Prom spending peaked back in 2013 at $1,140. It fell to $978 in 2014, and this year is expected to slip again to $919.
While I would like to think that this means people are being wiser with their money, I have my doubts. There’s something new on the prom scene (well, it’s the first time Visa has mentioned it in its annual Prom Spending Survey, anyway) called The Promposal. Because the invitation to the prom has to be the dopest, raddest, illest event of the season, second only to Prom itself! Thank you, MTV. The average cost of this nonsense is around $300, or one-third of the total Prom expenditure. If you absolutely have to learn more about this nonsense, go here.
Another sign that we aren’t minding our dollars and cents is that parents, who only kicked in 56% of the cost last year, have gone soft and are parting with 73% this year.
Now, to me, the best thing about the Visa Prom Spending Survey is that it’s not just a way for us to sit in judgment of the poor saps blowing all this money (of course, that IS part of the fun!) but it’s also a teaching tool. Visa has several tips for saving money, and has also published a prom budgeting app that helps you stay on track with your prom spending. Check it out!
How about you? Spending more, less or the same for prom this year? Are the kids chipping in, or not? Let us know over at the MindField Online Facebook page!
Time for an update on a story from last year. It seems that, despite a continuously brutal economy, one area we aren’t cutting back on is our kids’ high school prom.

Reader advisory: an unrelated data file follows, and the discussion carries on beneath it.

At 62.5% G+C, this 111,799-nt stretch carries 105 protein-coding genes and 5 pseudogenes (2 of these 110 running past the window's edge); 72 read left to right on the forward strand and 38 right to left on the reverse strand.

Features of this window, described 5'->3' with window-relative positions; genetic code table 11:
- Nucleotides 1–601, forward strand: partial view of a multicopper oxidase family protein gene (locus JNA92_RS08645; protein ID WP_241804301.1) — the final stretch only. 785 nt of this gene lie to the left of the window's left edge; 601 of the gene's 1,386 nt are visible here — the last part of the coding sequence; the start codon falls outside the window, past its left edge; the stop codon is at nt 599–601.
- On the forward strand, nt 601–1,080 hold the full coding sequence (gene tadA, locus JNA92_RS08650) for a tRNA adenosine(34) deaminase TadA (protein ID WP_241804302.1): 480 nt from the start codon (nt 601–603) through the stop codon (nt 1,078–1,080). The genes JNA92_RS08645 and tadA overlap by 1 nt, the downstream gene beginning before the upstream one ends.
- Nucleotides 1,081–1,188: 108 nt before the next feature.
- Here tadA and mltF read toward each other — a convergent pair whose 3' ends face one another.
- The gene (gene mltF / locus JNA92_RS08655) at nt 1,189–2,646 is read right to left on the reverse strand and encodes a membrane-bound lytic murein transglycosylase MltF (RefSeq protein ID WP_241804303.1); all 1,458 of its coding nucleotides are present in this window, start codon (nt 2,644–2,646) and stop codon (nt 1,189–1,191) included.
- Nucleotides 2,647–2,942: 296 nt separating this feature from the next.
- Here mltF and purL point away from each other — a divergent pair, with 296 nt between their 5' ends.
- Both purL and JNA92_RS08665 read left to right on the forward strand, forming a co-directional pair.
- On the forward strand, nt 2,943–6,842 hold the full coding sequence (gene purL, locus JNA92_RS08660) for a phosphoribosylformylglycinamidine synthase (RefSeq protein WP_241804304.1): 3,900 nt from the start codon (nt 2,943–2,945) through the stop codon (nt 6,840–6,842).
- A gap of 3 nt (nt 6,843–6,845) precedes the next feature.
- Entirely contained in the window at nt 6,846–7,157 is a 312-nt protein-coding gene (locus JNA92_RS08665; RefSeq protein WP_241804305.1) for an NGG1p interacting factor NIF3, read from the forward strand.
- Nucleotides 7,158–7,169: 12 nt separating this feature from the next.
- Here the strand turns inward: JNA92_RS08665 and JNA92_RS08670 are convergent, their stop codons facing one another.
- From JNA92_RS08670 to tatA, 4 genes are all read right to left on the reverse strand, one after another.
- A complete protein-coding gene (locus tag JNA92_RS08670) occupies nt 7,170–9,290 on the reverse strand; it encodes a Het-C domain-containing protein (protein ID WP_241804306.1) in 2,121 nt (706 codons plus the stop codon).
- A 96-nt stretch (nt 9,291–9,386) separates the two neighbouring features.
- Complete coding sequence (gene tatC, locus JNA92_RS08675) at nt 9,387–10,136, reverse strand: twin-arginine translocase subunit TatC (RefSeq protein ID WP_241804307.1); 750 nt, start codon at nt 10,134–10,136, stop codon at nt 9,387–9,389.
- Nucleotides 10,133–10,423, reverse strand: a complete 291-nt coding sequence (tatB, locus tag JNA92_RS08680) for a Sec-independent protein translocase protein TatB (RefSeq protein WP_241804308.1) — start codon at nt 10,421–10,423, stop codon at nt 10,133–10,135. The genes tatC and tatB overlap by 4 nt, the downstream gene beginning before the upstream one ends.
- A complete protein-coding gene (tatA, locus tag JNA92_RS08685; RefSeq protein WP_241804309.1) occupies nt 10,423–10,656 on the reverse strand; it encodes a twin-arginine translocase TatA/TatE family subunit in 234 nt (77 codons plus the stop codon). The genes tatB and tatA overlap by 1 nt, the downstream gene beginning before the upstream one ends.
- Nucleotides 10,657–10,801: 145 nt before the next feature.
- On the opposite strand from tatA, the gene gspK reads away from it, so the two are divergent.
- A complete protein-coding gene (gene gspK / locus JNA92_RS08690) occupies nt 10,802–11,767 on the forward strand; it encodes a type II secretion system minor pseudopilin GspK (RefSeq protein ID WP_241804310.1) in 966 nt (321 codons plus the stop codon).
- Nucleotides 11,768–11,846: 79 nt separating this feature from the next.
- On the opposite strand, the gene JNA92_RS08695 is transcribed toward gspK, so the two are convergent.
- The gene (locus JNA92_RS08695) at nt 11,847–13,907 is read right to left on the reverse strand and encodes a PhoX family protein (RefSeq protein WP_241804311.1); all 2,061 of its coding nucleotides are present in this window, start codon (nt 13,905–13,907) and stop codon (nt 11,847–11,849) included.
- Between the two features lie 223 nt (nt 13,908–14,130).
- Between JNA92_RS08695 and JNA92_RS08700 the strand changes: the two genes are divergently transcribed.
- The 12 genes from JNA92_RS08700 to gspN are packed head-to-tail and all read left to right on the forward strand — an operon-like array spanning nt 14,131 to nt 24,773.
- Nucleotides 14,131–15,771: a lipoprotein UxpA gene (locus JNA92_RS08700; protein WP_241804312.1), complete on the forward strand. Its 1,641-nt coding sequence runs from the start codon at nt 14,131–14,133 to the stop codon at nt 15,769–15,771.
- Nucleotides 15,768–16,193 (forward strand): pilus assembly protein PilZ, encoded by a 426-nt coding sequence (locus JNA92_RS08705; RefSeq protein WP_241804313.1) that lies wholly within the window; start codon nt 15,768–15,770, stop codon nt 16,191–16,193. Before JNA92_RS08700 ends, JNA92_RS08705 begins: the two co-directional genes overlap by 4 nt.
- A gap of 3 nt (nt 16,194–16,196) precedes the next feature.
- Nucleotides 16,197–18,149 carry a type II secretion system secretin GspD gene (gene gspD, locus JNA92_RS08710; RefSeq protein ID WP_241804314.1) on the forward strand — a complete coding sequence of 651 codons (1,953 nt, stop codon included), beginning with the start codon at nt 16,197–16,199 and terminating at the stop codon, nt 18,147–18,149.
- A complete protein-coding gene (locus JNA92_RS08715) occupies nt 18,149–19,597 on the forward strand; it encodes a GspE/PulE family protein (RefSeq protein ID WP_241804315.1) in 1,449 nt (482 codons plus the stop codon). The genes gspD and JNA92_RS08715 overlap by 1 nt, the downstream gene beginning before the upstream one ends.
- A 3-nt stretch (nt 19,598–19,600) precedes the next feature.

Visa says American families who have teenagers will spend an average of $1,139 each on the prom, a five percent boost, or roughly $60 dollar increase compared to the average amount spent in 2012 of $1,078. KARE 11 News
What are we spending?
- Northeastern average: $1,528
- Southern average: $1,203
- Western average: $1,079
- Midwestern average: $722
And it appears, once again, that the brokest among us spend the most.
Visa also says one troubling statistic is that parents surveyed who fell in the lowest income brackets (less than $50,000) plan to spend more than the national average, about $1,245. Parents who make over $50,000 a year plan to spend less than that, an average of $1,129. KARE 11 News
It’s madness. I see two culprits: TV shows like “My Super Sweet 16”… and parents that can’t say “No.” One bright spot: kids appear to be paying about 40% of the bill, with mom and dad coughing up 60%
BTW, the article also explains ways to cut some of these outrageous costs, so check it out! What are your thoughts?